Gypsum - Physical Properties & Healing Properties

GYPSUM

Chemistry: CaSO4-2(H2O), Hydrated Calcium Sulfate

Class: Sulfates

Subclass:

Uses: Plaster, wall board, some cements, fertilizer, paint filler, ornamental stone

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    Specimens
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  • Gypsum
  • Gypsum Crystal
  • Naica Mine Mexico


Gypsum is one of the more common minerals in sedimentary environments. It is a major rock forming mineral that produces massive beds, usually from precipitation out of highly saline waters. Since it forms easily from saline water, gypsum can have many inclusions of other minerals and even trapped bubbles of air and water.

Gypsum has several variety names that are widely used in the mineral trade. "Selenite" is the colorless and transparent variety that shows a pearl like luster and has been described as having a moon like glow. The word selenite comes from the Greek for Moon and means moon rock. Another variety is a compact fiberous aggregate called "satin spar" . This variety has a very satin like look that gives a play of light up and down the fiberous crystals. A fine grained massive material is called "alabaster" and is an ornamental stone used in fine carvings for centuries, even eons.

Crystals of gypsum can be extremely colorless and transparent, making a strong contrast to the most common usage in drywall. The crystals can also be quite large. Gypsum is a natural insulator, feeling warm to the touch when compared to a more ordinary rock or quartz crystal. Sheets of clear crystals can be easily peeled from a larger specimen.


Origin Of The Name

The name Gypsum comes from the Greek words"gypsos" which means "plaster". Gypsum comes from the Greek, gyps meaning "burned" mineral.



Interesting Facts

The largest deposit of gypsum in the world is White Sands National Monument in New Mexico. There over 275 square miles of shifting gypsum sand dunes cover the area. Gypsum was used by Native Americans as long ago as 3000 years for the white pigments, which they used for decorating pottery, teepees, body paint, and shields. Egyptians used gypsum as jointing material in the monuments they built over 5000 years ago.

Gypsum crystals can be extremely large - among the largest on the entire planet. A cave in Naica, Mexico contains crystals as large as 4 feet in diameter and 50 feet long. Apparently, ideal conditions for the slow growth of gypsum were maintained for thousands of years, allowing crystals to grow to enormous sizes.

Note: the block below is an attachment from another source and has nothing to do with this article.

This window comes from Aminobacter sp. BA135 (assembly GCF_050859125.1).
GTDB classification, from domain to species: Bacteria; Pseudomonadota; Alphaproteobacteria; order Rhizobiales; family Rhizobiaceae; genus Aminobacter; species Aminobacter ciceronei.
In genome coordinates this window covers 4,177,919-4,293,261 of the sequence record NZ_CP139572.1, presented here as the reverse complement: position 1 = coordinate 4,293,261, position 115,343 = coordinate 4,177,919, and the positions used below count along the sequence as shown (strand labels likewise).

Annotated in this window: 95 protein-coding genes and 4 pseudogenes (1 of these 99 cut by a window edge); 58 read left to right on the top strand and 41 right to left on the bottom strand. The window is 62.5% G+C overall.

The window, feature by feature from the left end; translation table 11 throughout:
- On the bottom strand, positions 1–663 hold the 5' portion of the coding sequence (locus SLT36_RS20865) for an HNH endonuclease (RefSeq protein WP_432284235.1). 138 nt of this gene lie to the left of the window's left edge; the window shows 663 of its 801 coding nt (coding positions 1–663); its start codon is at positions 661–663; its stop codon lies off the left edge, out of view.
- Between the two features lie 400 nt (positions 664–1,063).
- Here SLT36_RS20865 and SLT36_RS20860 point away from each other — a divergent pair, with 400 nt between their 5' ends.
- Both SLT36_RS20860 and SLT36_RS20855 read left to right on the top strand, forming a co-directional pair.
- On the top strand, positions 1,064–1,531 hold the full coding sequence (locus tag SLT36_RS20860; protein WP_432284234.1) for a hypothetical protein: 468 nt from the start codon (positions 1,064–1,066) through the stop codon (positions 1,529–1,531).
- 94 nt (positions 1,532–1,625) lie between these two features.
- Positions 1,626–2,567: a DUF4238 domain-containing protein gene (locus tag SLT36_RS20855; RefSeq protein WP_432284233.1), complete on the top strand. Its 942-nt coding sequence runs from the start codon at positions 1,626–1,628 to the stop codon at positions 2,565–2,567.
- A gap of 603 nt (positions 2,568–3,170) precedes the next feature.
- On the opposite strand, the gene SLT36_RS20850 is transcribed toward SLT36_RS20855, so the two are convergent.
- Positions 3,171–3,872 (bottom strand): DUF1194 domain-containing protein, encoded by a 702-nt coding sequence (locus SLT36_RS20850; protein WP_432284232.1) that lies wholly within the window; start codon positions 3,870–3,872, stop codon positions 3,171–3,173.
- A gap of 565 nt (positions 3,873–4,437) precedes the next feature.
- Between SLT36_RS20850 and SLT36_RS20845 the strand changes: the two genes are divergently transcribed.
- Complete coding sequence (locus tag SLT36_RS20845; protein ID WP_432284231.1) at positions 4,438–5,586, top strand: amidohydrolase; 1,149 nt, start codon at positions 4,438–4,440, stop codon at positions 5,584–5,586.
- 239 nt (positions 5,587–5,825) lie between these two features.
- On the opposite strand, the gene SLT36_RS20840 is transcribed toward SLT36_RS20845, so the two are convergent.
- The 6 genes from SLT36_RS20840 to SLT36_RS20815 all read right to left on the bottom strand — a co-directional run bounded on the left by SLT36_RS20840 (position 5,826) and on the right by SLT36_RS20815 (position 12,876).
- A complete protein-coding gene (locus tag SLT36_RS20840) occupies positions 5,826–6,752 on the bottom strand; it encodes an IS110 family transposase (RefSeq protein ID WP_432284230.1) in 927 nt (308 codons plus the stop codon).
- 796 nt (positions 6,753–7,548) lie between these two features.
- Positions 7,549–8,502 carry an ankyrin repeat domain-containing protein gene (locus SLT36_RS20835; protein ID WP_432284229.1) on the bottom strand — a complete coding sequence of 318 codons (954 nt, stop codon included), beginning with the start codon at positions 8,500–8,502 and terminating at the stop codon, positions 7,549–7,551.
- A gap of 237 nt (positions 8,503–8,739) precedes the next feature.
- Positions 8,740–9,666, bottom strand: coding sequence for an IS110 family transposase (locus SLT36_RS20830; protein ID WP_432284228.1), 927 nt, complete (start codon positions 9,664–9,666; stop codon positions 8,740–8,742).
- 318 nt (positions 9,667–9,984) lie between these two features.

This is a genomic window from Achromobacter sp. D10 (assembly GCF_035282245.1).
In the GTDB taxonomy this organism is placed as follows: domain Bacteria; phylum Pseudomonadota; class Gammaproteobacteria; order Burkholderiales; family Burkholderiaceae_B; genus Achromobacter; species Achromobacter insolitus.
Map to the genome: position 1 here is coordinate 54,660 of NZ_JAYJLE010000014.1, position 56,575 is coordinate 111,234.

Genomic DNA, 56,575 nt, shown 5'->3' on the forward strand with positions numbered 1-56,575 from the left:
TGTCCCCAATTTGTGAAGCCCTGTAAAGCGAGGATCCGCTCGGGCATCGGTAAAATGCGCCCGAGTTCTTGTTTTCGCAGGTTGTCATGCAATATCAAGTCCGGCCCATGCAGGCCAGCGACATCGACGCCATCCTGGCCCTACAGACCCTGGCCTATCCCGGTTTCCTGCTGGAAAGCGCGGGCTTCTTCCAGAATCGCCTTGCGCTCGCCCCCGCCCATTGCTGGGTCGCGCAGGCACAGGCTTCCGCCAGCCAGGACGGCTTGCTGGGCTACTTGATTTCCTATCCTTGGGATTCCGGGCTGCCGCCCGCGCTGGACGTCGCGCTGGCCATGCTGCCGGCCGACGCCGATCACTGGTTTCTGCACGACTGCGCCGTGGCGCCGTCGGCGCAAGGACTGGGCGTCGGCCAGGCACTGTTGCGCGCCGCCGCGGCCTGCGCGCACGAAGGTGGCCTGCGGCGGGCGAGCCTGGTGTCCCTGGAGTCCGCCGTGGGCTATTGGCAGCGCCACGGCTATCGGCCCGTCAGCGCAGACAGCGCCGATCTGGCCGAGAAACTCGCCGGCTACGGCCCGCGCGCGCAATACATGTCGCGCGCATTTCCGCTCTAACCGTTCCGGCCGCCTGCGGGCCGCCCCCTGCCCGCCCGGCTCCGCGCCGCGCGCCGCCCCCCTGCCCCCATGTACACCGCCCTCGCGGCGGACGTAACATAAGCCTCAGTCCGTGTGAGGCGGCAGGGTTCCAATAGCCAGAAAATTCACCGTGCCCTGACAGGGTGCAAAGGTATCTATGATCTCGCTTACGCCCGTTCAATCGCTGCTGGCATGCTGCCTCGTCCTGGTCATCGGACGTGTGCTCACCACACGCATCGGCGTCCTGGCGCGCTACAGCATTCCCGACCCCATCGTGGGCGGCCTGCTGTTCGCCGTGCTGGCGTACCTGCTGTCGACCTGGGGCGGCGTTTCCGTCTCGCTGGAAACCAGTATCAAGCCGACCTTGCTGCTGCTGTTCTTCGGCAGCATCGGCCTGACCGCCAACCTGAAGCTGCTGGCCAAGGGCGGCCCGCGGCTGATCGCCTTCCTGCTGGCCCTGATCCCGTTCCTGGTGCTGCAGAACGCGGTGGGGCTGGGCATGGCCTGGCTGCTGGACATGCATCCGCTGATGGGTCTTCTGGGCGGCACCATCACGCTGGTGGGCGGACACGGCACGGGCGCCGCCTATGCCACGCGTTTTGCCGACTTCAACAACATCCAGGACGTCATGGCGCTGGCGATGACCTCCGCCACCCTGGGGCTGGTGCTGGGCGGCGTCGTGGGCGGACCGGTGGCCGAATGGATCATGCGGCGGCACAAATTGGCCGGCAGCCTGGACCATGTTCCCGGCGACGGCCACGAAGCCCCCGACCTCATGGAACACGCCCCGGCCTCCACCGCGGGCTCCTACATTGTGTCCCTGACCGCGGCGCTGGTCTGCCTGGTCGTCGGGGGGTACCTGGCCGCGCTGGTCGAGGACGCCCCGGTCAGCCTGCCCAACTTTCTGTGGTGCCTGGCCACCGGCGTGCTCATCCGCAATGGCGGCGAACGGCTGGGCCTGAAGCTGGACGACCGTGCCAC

In the early nineteenth century it was regarded as an almost miraculous fertilizer. American farmers were so anxious to acquire it that a lively smuggling trade with Nova Scotia evolved, resulting in the so-called "Plaster War" of 1812.

Orbital pictures from the Mars Reconnaissance Orbiter (MRO) indicate the existence of gypsum dunes in the northern polar region of Mars.

The transparent form of gypsum (selenite) was used for windows before glass was created.



Where Is It Found

Gypsum is a common mineral, with thick and extensive evaporite beds in association with sedimentary rocks. Deposits are known to occur in strata from as far back as the Archaean eon. Gypsum is deposited from lake and sea water, as well as in hot springs, from volcanic vapors, and sulfate solutions in veins. Hydrothermal anhydrite in veins is commonly hydrated to gypsum by groundwater in near surface exposures.

Commercial quantities of gypsum are found in the cities of Araripina and Graja£, Brazil, Pakistan, Jamaica, Iran (world's second largest producer), Thailand, Spain (the main producer in Europe), Germany, Italy, England, Ireland, in British Columbia, Manitoba, Ontario, Nova Scotia and Newfoundland in Canada, and in New York, Michigan, Indiana, Texas (in the Palo Duro Canyon), Iowa, Kansas, Oklahoma, Arizona, New Mexico, Colorado, Utah, Arkansas and Nevada in the United States. There is also a large open pit quarry located at Plaster City, California, in Imperial County, and in East Kutai, Kalimantan. Several small mines also exist in places like Kalannie in Western Australia where gypsum is sold to private buyers for changing the pH levels of soil for agricultural purposes.